South Africa’s apartheid between 1940 to 1990 was the extreme example of racial inequality where once again the white nation discriminated against the blacks for intra-white unity purposes. In this case, it was between the Belgian Afrikaners and the British. Like the American Civil War, the tension between whites over the Boar War was secondary to the strategic question of how to deal with the black majority. South Africa was unique among the three examples Marx discusses because it enforced an explicit institutional policy of bi-nationalist apartheid as a solution to their concerns. Instead of a confederation like Canada or the United States, South Africa had a unitary parliament with a centralized government (95, Marx) which ensured power remained in the hands of the white elitists. This strengthened national institutions that would divide between whites and the others. Cultivated as part of their culture, Boar Calvanists refused to even believe that blacks were part of the real community of God. This institutionalized racism was deemed necessary given the threat of the black majority and once again gave white South Africans like Americans a much higher equality of opportunity.
Brazil is a unique case because there were no formal institutions of inequality and there was no intra-white conflict. Brazil had a roughly equal mix of African and European ancestry. Despite the brutality of the Portuguese slave system Marx claims violence is absent in Brazil because of the idea of ‘racial democracy’. This Brazilian nationalist concept created the façade of equality to placate the black citizenry. Racial democracy removed “Afro-Brazilians of any legally explicit cause for their subordination” which prevented anti-white mobilization. Regardless of the appearance of non-discrimination however, economic prosperity in Brazil required cheap labour from Blacks. None of this cheap labour was enforced by law and blacks accepted this as natural fact thus avoiding racial tensions. Domination is ‘officially encoded in racial terms” and similar to the Rwandan case, the census was used to racially encode the basis for official discrimination. Brazil’s ‘racial democracy’ is the most subtle form of oppression and was used by political actors such as Vargas to gain further federal powers in 1935. According to Marx, “the convergence of Brazilian nationalism and the image of racial democracy had the almost magical result of projecting an established social and racial order without conflict”. National unity relied on racial democracy and yet black Brazilians did not benefit. The main beneficiaries were again the white elite.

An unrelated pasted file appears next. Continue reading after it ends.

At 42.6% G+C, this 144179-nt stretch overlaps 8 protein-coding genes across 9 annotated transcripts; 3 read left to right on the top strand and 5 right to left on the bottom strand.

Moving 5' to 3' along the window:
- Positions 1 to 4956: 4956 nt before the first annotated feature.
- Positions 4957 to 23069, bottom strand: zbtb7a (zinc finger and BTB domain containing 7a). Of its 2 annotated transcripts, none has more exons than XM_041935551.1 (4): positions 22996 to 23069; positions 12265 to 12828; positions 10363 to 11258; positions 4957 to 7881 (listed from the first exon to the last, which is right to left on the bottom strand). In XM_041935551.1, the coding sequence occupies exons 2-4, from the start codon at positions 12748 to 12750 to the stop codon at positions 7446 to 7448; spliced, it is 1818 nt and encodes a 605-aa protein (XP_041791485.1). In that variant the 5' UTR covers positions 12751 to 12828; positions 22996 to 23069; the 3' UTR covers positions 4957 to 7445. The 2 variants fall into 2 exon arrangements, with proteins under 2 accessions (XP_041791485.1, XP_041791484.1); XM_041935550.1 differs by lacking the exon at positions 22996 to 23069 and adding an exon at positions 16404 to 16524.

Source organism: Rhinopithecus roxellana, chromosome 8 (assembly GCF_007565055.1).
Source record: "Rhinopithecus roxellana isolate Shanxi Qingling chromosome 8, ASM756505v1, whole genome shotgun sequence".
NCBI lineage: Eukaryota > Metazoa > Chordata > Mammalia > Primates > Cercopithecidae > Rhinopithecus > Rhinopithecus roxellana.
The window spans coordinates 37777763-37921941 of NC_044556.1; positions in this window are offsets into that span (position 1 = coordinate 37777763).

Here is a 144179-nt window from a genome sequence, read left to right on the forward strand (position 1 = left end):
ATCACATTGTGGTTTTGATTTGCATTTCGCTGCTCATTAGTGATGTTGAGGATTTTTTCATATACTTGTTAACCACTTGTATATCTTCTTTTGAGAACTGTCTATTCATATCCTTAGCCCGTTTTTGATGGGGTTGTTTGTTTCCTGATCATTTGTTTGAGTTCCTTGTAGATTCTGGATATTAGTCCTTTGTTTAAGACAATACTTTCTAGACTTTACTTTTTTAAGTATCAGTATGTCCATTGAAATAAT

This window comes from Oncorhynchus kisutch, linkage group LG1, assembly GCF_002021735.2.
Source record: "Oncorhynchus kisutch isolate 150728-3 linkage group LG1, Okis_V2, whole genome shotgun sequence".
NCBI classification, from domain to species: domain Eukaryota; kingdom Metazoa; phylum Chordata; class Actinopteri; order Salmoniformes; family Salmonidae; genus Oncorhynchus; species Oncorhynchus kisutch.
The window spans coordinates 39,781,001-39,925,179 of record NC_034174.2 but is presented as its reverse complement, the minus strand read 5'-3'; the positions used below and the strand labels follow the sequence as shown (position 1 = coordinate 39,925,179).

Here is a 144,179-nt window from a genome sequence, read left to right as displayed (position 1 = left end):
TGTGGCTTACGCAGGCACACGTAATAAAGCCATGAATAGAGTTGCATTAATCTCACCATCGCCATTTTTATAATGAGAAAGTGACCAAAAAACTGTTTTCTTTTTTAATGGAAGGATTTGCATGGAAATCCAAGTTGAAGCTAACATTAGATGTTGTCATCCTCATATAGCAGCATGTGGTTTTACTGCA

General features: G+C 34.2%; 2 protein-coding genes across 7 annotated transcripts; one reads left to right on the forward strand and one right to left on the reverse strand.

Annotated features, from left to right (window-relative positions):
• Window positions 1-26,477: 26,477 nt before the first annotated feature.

Identity politics is the cause of political disjointedness on the northern-half of the North American continent. In Canada, language is the most salient and obvious cleavage that precipitates distinctiveness. According to Calhoun, language often plays a key role in ethnic versions of nationalism, “since ancient language, shared as the parental tongue among the members of the nation, seems to guarantee its true existence prior to” any political arrangements. As a consequence, Canada and the province of Quebec are unique because they share two dominant linguistic and religious communities of the Catholic French and the Protestant English. In the past, race-based genetic claims made between the two groups according to the Durham Report gave the Anglophones superior identity over the Francophone. To prevent assimilation, the protection of the Francophone community relied on the Catholic Church. Thus, religion became part of the French identity in Canada. This religious institution was empowered implicitly to politically shape the ideas of the Francophone community and to help govern Lower Canada up until the Liberal government of 1960. Until 1960, there was no call for sovereignty in Quebec. The Quiet Revolution shift demonstrates what Barreto argues, that the nation is not static and can evolve because of changes in power relations.
Quebec nationalism is an example of political relations triggered by a change in the sociological attitudes of an entire provincial sect. The Francophone cleavage began to shift towards a movement of solidarity with an ethno-cultural tradition during the 1960s. Under the Lesage government, there was the growing influence of the French elite who called for the removal of the linguistic hierarchy or glass ceiling of Anglophone dominance and made French the language of work. Power shifted and the idea of nationalism required changes to this provincial society. The urbanization of Quebec and the shift in control of education from the Catholic Church to the secular bureaucrats “was also less apprehensive that its predecessors to call for separation from the Canadian Confederation”. Again, education shapes the history of a people as Quebec education greatly influences perspective on the French nation in Canada. The French elite were “determined to protect their sole remaining bastion” and the French majority in Quebec began to take non-religious based control within the arbitrary political boundary of Quebec. If nationalism is an attempt to get the political boundaries to coincide with their cultural boundaries, then Quebec was moderately successful with the exodus of 100,000 Anglophones from the period of 1978 to 1983. The demarcated lines between Quebecois and other Canadians are not clear and so Calhoun admits it is difficult to define the nation.